A lawyer for two Reuters journalists sentenced to seven years in prison on charges of violating Myanmar’s Official Secrets Act filed an appeal Friday with the Supreme Court seeking to overturn their convictions.
Wa Lone and Kyaw Soe Oo were arrested in December 2017 for having government documents in their possession. They contend they were framed by police, and their supporters say they were targeted because of their reporting on a crackdown by security forces on members of the Rohingya Muslim ethnic minority in Rakhine state.
Beyond the specifics themselves, the issue has become a landmark case for press freedom in Myanmar amid lingering concerns about rights since the National League for Democracy (NLD) led by Aung San Suu Kyi, took power following historic elections in 2015.Enjoying this article? Click here to subscribe for full access. Just $5 a month.
The appeal says lower court rulings involved errors in judicial procedure. An appeal last month to the Yangon High Court was rejected by the judge, who ruled that lawyers failed to submit enough evidence to prove that Wa Lone, 32, and Kyaw Soe Oo, 28, were innocent.
“Our petition asks that the Supreme Court finally provide justice to Wa Lone and Kyaw Soe Oo, reverse the lower courts’ errors, and order the release of our journalists,” Reuters said in a statement Friday.
Lawyer Khin Maung Zaw said the lower courts did not properly evaluate witness testimony. Observers at the trial described the testimony of prosecution witnesses as vague and contradictory.
A brutal counterinsurgency campaign beginning in August 2017 sent 700,000 Rohingya fleeing across the border to Bangladesh and triggered criticism worldwide — from rights groups, the U.N. and several Western nations — that Myanmar’s military may have carried out ethnic cleansing or even genocide. The government has said it responded appropriately to attacks on security forces by Rohingya rebels.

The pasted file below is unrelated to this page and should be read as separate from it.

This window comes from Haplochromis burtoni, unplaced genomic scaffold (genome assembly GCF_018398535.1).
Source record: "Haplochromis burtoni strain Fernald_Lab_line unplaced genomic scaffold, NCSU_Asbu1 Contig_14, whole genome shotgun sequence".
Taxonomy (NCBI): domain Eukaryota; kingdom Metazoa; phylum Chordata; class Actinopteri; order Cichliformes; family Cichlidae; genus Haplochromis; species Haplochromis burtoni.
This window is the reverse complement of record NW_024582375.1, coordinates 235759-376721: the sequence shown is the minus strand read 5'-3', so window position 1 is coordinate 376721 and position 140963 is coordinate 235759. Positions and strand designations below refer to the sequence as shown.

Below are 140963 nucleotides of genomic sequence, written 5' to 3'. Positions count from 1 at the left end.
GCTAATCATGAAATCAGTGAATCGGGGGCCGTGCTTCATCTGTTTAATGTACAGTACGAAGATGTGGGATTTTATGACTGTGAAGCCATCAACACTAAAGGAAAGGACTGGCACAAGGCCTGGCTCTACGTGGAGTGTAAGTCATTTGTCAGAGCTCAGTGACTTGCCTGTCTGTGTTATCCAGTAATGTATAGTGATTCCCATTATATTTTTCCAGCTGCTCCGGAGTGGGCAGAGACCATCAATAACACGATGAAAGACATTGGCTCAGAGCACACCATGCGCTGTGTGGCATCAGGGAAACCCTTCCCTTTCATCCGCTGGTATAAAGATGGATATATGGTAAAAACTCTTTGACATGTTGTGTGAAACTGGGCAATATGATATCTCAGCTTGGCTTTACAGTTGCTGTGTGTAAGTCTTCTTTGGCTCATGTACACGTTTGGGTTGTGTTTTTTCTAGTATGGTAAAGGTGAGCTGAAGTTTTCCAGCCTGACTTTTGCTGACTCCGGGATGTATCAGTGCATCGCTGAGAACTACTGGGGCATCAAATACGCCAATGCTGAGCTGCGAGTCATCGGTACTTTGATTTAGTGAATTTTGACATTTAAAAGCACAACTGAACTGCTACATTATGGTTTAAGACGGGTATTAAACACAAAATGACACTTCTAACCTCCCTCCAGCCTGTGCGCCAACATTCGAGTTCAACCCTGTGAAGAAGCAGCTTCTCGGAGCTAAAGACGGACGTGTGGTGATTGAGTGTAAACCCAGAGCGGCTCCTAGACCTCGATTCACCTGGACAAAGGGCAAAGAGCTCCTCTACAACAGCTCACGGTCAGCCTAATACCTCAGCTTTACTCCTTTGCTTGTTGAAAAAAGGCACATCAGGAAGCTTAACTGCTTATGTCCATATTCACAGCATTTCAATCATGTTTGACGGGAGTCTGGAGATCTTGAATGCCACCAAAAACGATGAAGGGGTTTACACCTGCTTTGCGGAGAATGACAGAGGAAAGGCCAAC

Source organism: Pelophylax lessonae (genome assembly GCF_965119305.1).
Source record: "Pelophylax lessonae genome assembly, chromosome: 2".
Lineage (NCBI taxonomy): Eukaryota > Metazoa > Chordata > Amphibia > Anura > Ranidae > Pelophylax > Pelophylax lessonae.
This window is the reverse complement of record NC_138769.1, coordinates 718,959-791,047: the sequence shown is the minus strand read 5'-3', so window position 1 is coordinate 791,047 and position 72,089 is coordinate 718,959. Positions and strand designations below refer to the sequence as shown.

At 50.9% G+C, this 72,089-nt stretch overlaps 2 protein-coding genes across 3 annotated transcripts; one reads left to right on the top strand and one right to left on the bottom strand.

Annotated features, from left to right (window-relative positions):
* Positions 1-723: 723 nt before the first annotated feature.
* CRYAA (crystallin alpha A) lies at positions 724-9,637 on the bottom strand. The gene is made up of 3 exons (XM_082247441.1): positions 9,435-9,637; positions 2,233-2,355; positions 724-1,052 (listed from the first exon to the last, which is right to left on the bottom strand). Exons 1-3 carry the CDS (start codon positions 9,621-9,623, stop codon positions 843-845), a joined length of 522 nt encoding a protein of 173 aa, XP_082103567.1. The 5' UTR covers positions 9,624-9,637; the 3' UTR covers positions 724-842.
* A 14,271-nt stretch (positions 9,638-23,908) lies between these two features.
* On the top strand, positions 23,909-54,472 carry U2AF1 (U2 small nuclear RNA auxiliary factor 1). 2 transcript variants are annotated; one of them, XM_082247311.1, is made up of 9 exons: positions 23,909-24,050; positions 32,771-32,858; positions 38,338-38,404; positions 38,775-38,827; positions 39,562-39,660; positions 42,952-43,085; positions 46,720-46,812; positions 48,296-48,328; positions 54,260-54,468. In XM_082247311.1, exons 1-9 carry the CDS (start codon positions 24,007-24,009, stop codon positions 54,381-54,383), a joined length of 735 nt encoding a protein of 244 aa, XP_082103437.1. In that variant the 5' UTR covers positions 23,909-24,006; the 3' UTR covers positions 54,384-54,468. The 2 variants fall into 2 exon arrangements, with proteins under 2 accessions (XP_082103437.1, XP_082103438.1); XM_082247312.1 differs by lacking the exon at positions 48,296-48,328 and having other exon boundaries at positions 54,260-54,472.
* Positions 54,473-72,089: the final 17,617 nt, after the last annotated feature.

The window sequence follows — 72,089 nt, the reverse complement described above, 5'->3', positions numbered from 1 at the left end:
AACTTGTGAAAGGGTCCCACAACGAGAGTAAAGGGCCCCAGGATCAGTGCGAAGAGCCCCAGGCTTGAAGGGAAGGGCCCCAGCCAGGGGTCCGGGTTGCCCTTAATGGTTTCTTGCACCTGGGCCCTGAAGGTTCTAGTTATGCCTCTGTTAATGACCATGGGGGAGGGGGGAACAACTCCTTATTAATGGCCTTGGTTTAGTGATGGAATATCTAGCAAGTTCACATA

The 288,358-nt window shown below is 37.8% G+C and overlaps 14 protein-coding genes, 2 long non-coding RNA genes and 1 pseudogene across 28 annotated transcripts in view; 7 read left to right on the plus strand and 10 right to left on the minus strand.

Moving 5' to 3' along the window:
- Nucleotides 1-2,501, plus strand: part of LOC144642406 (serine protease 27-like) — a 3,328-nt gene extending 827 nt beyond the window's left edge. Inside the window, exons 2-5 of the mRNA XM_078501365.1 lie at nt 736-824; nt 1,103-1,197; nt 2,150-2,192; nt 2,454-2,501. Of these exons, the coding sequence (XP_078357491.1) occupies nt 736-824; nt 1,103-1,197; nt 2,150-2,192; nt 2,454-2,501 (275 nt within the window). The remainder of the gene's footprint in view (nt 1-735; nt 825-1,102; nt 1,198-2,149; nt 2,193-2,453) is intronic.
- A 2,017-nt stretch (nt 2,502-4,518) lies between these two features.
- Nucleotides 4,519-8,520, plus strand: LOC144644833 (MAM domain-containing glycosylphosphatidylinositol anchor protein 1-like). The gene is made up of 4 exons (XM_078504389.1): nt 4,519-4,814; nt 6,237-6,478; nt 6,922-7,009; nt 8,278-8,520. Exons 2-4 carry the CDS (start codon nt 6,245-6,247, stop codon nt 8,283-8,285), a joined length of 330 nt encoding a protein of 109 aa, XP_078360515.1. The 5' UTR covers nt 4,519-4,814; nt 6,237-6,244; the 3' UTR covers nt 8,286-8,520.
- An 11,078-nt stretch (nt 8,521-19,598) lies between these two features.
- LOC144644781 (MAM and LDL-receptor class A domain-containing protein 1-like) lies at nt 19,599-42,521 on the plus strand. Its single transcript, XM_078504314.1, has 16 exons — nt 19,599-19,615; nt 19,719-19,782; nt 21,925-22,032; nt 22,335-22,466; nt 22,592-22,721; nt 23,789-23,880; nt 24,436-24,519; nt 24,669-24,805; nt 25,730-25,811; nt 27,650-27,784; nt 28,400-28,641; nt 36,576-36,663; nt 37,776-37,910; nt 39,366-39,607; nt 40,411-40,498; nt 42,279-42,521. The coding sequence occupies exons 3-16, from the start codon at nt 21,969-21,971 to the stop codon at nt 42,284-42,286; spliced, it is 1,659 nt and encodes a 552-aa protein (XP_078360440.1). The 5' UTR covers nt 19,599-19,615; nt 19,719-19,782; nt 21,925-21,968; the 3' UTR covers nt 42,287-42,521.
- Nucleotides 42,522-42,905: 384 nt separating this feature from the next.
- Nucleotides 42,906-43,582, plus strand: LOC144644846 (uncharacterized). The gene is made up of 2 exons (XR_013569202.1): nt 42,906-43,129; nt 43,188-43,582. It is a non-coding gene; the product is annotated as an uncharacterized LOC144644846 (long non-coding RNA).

Separately Friday, the most dramatic witness in the original trial — a police officer who testified as a prosecution witness but confirmed the journalists’ claim that they were targets of a sting operation by the authorities — was released after more than a year in prison.
Police Capt. Moe Yan Naing was expelled from the force and sentenced to jail on charges of violating the Police Disciplinary Act after he testified that his superior arranged for two policemen to meet the reporters and give them documents described as “important secret papers” to arrest them on charges of possessing state secrets.
He was uncowed by his ordeal when speaking to reporters after his release from Yangon’s Insein Prison.
He said he did not violate police discipline, and that police methods were inappropriate because Myanmar was moving toward democracy.
Asked about his feelings toward the two reporters still behind bars, he said, “I am sorry about them, too.”
A report released Friday in Yangon by New York-based Human Rights Watch said expectations of a new era of freedom of expression under the government of democracy icon Aung San Suu Kyi remain unfulfilled nearly three years after her party ended more than five decades of harsh military rule.
It said Suu Kyi’s government has failed to roll back many of the legal restrictions imposed by past military regimes on freedom of speech and assembly, and has instead toughened some of those laws and enacted a new measure limiting free speech.
Journalists have been some of the most high-profile targets. The report said at least 43 journalists had been arrested since Suu Kyi’s government took power through last September, according to Athan, a freedom of expression advocacy group in Myanmar.
“Aung San Suu Kyi’s government has had a real opportunity to abolish the tools of oppression used by the military juntas, but has instead used them against peaceful critics and protesters,” said Linda Lakhdhir, Asia legal adviser for Human Rights Watch and author of the report. “It’s not too late to reverse course and take steps to fully protect speech and assembly in Myanmar.”
By the Associated Press, with additional reporting by The Diplomat.